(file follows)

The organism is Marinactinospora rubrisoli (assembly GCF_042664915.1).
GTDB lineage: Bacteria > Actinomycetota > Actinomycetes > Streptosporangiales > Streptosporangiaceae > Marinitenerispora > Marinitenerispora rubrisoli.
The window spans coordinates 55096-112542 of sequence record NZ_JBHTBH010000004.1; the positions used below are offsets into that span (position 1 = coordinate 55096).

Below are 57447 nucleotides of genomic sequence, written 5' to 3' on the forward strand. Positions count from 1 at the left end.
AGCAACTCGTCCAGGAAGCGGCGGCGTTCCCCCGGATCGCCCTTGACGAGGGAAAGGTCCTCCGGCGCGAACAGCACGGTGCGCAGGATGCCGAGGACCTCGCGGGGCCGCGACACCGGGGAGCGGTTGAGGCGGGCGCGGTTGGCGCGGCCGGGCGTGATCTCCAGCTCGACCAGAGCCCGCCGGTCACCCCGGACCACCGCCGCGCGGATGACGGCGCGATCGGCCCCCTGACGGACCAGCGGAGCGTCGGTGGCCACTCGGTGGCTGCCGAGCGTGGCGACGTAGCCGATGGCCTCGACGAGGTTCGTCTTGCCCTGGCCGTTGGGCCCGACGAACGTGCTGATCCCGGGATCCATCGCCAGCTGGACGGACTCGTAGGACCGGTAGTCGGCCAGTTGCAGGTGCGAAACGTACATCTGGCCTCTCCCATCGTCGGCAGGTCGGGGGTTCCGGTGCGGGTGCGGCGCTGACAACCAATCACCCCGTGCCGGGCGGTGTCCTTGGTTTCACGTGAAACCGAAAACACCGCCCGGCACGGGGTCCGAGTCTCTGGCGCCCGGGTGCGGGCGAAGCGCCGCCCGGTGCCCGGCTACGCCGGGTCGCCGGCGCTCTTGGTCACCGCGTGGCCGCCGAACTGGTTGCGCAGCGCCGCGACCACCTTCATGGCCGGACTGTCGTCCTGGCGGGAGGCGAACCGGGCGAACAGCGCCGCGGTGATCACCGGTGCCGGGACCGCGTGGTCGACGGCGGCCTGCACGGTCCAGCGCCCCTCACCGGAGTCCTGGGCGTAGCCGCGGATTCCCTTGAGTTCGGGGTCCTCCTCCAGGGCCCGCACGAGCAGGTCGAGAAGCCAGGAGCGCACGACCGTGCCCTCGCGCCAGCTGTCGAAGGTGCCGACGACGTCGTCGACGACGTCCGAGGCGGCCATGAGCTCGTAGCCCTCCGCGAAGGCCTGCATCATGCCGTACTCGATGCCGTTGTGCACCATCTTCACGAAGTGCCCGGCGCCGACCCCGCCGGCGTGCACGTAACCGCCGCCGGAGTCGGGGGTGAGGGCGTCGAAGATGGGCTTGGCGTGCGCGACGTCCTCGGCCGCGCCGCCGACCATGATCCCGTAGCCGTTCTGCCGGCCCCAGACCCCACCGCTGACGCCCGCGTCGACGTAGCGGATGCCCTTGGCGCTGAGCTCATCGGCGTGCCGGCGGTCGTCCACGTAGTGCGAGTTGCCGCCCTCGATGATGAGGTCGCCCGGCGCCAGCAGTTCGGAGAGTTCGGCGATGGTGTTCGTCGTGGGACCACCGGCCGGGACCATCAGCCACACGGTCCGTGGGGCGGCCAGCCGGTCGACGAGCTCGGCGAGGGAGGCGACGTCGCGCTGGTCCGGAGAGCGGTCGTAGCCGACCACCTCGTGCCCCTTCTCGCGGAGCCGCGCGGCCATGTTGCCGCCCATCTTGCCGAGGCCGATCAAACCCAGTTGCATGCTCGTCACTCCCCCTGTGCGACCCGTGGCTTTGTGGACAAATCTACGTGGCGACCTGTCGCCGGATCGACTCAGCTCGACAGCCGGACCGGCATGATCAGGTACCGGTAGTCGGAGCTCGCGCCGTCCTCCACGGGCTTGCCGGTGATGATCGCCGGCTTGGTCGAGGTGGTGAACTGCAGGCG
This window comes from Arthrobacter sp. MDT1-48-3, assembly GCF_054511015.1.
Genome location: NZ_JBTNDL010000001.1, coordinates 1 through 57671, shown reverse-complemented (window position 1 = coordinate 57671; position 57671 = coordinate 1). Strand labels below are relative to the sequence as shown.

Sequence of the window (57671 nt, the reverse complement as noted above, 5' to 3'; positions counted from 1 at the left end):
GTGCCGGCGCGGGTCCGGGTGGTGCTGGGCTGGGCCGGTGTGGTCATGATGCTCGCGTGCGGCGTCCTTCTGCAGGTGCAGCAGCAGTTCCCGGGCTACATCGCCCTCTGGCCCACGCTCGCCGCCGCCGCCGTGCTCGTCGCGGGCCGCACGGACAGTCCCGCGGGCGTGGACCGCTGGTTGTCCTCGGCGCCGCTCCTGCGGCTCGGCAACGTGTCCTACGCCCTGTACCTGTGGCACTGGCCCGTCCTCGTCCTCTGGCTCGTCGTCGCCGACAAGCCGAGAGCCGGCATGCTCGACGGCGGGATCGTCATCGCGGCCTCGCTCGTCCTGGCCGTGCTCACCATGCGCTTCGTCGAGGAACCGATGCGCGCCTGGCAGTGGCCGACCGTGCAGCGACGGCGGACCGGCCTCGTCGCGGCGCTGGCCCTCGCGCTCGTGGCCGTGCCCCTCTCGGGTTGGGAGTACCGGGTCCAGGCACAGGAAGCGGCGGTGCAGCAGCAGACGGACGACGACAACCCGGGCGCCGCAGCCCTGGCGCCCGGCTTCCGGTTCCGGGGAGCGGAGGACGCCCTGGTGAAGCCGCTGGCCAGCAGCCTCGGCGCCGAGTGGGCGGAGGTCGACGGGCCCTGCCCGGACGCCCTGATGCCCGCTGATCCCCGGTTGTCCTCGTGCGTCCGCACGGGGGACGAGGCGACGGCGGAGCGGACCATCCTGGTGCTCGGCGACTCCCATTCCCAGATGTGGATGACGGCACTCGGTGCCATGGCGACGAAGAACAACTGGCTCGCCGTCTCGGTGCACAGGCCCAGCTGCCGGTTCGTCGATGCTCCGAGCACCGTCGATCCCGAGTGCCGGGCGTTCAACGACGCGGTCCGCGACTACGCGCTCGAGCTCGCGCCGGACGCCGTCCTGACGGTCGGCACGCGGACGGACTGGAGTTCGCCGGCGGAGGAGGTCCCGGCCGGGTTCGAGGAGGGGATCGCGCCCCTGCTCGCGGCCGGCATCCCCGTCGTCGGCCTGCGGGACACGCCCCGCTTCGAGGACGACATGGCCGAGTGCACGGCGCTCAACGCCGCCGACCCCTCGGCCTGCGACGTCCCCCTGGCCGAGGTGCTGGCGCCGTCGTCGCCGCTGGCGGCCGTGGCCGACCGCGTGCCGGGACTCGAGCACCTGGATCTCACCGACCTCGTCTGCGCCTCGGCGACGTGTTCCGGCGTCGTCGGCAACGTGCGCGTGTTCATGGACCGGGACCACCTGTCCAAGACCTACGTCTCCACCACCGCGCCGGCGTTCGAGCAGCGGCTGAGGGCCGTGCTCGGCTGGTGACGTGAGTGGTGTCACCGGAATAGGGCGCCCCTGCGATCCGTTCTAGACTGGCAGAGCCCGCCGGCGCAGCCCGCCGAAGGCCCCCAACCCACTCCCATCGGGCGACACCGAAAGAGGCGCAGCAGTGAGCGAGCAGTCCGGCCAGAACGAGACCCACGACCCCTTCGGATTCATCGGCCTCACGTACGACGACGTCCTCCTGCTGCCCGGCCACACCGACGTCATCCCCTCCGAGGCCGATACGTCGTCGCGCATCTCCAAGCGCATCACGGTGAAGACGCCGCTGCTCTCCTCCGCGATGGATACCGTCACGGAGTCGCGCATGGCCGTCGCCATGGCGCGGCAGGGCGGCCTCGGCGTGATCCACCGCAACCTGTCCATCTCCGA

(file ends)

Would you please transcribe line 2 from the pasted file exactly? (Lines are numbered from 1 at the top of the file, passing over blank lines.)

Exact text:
GTDB lineage: Bacteria > Actinomycetota > Actinomycetes > Streptosporangiales > Streptosporangiaceae > Marinitenerispora > Marinitenerispora rubrisoli.